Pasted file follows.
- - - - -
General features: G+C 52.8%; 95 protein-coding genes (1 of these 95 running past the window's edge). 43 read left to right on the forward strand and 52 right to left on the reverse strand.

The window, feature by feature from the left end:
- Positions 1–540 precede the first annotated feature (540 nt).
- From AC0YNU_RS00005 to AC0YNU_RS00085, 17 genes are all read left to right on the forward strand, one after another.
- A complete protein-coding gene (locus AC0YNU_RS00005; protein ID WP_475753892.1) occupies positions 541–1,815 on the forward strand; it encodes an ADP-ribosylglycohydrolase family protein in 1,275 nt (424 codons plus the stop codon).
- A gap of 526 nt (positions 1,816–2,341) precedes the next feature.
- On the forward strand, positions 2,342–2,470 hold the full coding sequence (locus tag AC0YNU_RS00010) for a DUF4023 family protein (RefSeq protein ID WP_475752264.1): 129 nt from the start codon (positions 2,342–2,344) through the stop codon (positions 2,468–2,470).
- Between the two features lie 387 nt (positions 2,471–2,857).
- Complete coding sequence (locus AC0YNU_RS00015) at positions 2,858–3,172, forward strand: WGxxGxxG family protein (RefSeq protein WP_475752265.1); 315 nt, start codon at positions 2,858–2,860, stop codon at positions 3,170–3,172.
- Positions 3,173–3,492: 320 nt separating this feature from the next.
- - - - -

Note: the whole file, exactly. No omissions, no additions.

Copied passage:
General features: G+C 52.8%; 95 protein-coding genes (1 of these 95 running past the window's edge). 43 read left to right on the forward strand and 52 right to left on the reverse strand.

The window, feature by feature from the left end:
- Positions 1–540 precede the first annotated feature (540 nt).
- From AC0YNU_RS00005 to AC0YNU_RS00085, 17 genes are all read left to right on the forward strand, one after another.
- A complete protein-coding gene (locus AC0YNU_RS00005; protein ID WP_475753892.1) occupies positions 541–1,815 on the forward strand; it encodes an ADP-ribosylglycohydrolase family protein in 1,275 nt (424 codons plus the stop codon).
- A gap of 526 nt (positions 1,816–2,341) precedes the next feature.
- On the forward strand, positions 2,342–2,470 hold the full coding sequence (locus tag AC0YNU_RS00010) for a DUF4023 family protein (RefSeq protein ID WP_475752264.1): 129 nt from the start codon (positions 2,342–2,344) through the stop codon (positions 2,468–2,470).
- Between the two features lie 387 nt (positions 2,471–2,857).
- Complete coding sequence (locus AC0YNU_RS00015) at positions 2,858–3,172, forward strand: WGxxGxxG family protein (RefSeq protein WP_475752265.1); 315 nt, start codon at positions 2,858–2,860, stop codon at positions 3,170–3,172.
- Positions 3,173–3,492: 320 nt separating this feature from the next.